We humans are not used to seeing plasma forms, until VERY recently in our development.
I think we will begin to see very strange stuff like this occur more and more, as our technologies improve on seeing things that previously, were ‘un-seeable’. I think things like this recent occurrence on the sun is a fine example.
Now, to my important point. Plasma behaves like a living thing. Is it a living thing? I guess it depends on what you view as living. Also, can ‘offworld sentient beings’ utilize plasma and magnetism, etc., as a means o transportation, or some type of ‘tool’? Just doing a little thinking outside the box.
Plasma is the fourth state of matter. It differs from solids, liquids and gases in so far as it’s atoms are divided into free-floating ‘negative’ electrons and ‘positive’ ions (an atom which has lost its electron/s). It is sometimes referred to as an ionized gas.
Students are generally taught about only three states of matter, and when Plasma does get a mention, little importance is assigned. Not only should plasma be added to the list, but the order should be reversed to put it in first place. The reasons for this will become clear.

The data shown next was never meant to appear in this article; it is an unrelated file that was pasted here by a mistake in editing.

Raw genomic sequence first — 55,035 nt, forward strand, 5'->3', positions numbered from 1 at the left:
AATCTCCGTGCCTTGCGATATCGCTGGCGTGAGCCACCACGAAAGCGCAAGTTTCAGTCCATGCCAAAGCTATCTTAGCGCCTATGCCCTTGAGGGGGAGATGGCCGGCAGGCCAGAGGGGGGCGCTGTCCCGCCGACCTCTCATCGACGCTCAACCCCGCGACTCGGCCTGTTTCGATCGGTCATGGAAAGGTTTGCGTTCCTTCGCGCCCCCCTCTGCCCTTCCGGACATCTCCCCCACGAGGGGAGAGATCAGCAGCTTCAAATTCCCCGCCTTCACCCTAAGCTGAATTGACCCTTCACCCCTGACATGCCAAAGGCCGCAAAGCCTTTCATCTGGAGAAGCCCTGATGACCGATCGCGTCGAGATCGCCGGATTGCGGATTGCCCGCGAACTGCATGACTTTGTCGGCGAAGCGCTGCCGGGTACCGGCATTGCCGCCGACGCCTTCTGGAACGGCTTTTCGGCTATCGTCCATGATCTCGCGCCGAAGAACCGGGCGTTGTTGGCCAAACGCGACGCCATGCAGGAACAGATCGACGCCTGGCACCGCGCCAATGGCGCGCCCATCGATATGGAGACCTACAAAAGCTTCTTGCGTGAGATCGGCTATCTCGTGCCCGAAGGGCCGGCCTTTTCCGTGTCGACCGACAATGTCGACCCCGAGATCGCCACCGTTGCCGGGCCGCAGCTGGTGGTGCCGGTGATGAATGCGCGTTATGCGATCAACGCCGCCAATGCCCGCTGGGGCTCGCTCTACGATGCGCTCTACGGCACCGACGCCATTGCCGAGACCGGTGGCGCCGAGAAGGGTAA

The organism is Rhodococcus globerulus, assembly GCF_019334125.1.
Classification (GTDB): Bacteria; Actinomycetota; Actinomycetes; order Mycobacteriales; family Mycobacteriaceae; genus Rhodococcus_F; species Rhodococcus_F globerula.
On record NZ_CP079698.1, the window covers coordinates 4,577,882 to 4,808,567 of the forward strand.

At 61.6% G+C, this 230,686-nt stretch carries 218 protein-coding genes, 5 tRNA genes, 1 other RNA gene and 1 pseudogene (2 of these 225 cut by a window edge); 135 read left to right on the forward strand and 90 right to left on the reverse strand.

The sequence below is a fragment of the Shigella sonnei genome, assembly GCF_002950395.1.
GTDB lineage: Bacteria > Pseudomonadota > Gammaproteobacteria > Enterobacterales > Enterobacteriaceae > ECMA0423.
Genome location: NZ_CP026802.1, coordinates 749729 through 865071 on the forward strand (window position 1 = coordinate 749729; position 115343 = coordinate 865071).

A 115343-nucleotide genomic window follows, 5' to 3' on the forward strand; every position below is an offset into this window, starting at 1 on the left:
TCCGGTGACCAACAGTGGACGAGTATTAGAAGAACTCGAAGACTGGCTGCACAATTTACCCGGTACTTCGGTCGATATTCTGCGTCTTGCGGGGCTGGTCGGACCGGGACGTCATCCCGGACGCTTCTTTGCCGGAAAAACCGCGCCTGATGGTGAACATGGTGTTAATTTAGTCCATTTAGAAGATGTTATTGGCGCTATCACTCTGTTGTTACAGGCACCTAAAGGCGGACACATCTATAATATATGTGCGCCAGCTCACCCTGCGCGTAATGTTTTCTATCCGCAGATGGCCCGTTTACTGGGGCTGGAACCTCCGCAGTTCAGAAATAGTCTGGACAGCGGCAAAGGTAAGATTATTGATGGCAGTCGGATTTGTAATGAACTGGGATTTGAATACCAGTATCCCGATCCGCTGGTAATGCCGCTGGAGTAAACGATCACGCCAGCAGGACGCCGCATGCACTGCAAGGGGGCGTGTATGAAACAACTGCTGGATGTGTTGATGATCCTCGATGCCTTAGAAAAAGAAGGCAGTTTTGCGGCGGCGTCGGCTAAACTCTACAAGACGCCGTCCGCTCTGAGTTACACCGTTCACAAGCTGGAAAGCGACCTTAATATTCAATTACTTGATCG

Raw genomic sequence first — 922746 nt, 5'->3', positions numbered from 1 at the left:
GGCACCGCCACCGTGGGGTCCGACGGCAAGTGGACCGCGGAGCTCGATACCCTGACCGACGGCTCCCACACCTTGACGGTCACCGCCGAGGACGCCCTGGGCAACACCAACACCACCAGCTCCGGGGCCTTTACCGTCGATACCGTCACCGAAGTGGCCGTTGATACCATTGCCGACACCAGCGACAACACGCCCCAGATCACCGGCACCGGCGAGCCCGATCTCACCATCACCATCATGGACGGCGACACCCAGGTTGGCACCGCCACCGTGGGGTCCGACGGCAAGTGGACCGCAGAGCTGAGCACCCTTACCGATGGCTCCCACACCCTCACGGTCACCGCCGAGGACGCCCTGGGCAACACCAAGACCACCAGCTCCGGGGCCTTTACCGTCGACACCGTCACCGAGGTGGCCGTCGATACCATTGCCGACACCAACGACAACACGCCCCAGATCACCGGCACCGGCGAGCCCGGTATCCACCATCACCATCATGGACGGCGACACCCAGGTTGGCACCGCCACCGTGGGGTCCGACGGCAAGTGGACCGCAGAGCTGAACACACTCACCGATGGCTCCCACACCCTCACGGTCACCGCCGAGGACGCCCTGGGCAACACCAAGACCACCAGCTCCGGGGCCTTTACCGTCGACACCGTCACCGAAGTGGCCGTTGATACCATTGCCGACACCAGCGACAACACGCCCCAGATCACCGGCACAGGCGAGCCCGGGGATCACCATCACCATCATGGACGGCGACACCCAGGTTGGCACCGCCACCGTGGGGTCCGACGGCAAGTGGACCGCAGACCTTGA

The term Plasma was borrowed from blood plasma in order to describe its almost life-like and self-organising properties.
Plasma sometimes emits light when under the excitation of electrical and magnetic fields. Polar auroras bear witness to this fact.
[link to www.plasmacosmology.net
Plasma is an excellent conductor of electricity. Because of its free-flowing electrons its conductive properties far surpass those of copper and gold.
Due to its interaction with electromagnetism, plasmas display a complexity in structure far exceeding that of matter in gaseous, liquid, or solid states. It has a tendency to form into cellular and filamentary structures.
These structures derive from the fact that a charged particle flow (or current) produces a ring of magnetic fields around itself, ‘pinching’ plasma into multi-filamentary strands, as can be seen on both cosmic and more localised scales. Pictured right is a novelty plasma-lamp typical of those available on the high street.
[link to www.plasmacosmology.net]